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Following in the footsteps of a living art legend can — and probably should — be intimidating, if not flat-out terrifying. But Victoire de Pourtalès and Hélène Nguyen-Ban remained calm and did the only thing they thought was appropriate under the circumstances: They called on Cameroon-born artist Pascale Marthine Tayou to purge their new VnH Gallery of envious spirits, all 8,600 square feet of it, strategically planted in the heart of Le Marais, Paris’ contemporary art hub.

Tayou’s voodoolike installations, created specifically for the occasion, turned into a refreshing new start for the venue, which was originally established by famed gallerist Yvon Lambert, who shaped the French art market for more than four decades. He is also credited with setting up the first contemporary art outpost in the neighborhood, creating a reputation for the avant garde that continues today.

“No pressure at all,” quips Nguyen-Ban, making herself comfortable in a Fifties vintage fauteuil in the gallery’s vast premises. Surrounding her are some 300 wooden poles protruding from the freshly painted white walls. Though somewhat menacing, they are instantly intriguing, invoking giant colored crayons ready to be repurposed. “It was Pascale’s way of providing us with the means to write our own history,” she explains.

Elsewhere in the gallery are voodoo dolls assembled out of cotton balls, plastic fruit and beaded necklaces as well as a series of ceiling-high totems built from Chinese porcelain. They’re meant to symbolize the transition from old to new and vice versa, creating an engaging, fresh flow of energy. The gallery is slated to close for the months of July and August to make time for finishing touches under the aegis of architect Elliott Barnes. “If there was one thing that we wanted to achieve with this, it’s to give people a new experience in a space they have known and frequented for decades,” says Nguyen-Ban.

Called “Gri-Gri” (or “Lucky Charm”), the inaugural exhibitions didn’t sell out entirely (that would be too much of a cliché) but kicked off on a high note, attracting young collectors like Alexia Niedzielski and Eugenie Niarchos, among others. The turnout was representative of a brand-new breed of buyers.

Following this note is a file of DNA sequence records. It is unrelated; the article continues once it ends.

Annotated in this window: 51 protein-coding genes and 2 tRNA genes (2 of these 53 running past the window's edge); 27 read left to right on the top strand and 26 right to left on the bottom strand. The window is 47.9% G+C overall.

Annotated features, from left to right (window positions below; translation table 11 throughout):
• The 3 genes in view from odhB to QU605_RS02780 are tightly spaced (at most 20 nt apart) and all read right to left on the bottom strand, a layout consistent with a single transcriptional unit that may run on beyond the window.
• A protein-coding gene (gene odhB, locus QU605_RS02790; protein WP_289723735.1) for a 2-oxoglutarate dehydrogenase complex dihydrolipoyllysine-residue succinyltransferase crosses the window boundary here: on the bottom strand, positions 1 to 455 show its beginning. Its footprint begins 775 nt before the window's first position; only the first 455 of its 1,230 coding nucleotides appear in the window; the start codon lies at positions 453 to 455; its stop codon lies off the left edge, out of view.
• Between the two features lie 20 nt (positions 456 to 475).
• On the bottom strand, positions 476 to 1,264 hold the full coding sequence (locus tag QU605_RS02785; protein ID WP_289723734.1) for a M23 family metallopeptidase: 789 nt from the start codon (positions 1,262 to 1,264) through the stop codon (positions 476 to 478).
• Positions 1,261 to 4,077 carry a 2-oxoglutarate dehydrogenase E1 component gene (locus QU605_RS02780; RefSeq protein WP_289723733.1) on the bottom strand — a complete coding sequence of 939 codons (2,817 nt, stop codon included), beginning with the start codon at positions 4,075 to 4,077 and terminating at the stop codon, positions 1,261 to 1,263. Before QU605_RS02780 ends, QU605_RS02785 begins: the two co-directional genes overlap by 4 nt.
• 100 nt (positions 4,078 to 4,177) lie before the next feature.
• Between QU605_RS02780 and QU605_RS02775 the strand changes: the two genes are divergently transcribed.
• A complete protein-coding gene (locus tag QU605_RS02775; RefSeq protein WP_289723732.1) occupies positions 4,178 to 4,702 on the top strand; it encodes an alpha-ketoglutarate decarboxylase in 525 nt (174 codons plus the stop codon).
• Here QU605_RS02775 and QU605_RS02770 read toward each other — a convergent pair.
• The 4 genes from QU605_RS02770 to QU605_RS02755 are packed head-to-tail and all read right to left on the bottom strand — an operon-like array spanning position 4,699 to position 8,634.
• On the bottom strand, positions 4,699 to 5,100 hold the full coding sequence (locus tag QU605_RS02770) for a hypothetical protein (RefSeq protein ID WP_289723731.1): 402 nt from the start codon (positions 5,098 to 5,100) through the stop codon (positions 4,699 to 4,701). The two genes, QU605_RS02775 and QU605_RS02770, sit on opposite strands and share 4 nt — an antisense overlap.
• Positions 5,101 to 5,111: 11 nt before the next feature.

When Lambert revealed in December that he was closing his historic gallery, he sent chills through the local art community. It didn’t help that he had no benevolent words of wisdom for the next generation, instead lamenting the art market’s growing greed and lack of intellectual exchange, which was a fundamental pillar when he started out, collaborating with the likes of Cy Twombly, Sol LeWitt and Anselm Kiefer.

But the new kids on the block insist there are plenty of stories left to tell and dots to be connected, seeing the changing art landscape defined by price inflation and short-lived trends as an opportunity to be different from the pack.

“Paris remains an inspirational place for collectors and artists. There is a high density of talent in this town. It’s perhaps ambitious, but our goal is to show artists never shown in France before and create a space where people can exchange ideas,” explains de Pourtalès, adding that there would be a program of “atypical discussions, transcending cultures and generations.”

The art scene’s new power duo is itself an example of a merger of two worlds.

De Portalès, of noble origin (her ancestors have been rubbing shoulders with Europe’s decision-makers since the early 18th century), cut her teeth at the neighboring Galerie Thaddaeus Ropac, and brings a classic touch. The discreet 34-year-old excuses herself numerous times during the interview to welcome new visitors, tending to them with equal care and attention, patiently explaining each oeuvre’s genesis.

Fashion is Nguyen-Ban’s home turf. The former fashion director of Nina Ricci and collections director at Louis Vuitton under Marc Jacobs caught the collector’s bug on her numerous business trips to Asia and says: “Working for a structure like LVMH is great, but after the 158th fashion show, things start to get repetitive. While in art, I like to think, there is continuity. It’s a more serene place. And the biggest luxury, anyway, is to be able to realize a personal project.”

The duo spent the last two years trotting the globe to meet with potential new artists, putting the focus on talents from Asia, Africa and the Middle East, all to prepare for the gallery’s opening, which happened on April 25. “The biggest challenge, really, is to prove that you have a legitimate cause. It takes a lot of convincing,” concedes Nguyen-Ban.

And, so far, the spirits seem to be smiling on them — perhaps thanks to Tayou. Without revealing details, the duo has already signed 10 new names, eager to introduce their oeuvre to a different audience, coming this fall.

“Work in progress,” says Nguyen-Ban.

See the show: Pascale Marthine Tayou: “Gri-Gri” is to run until June 20 at the VnH Gallery, 108 Rue Vieille du Temple, 75003 Paris. Open Tuesday to Saturday from 10 a.m. to 7 p.m.;

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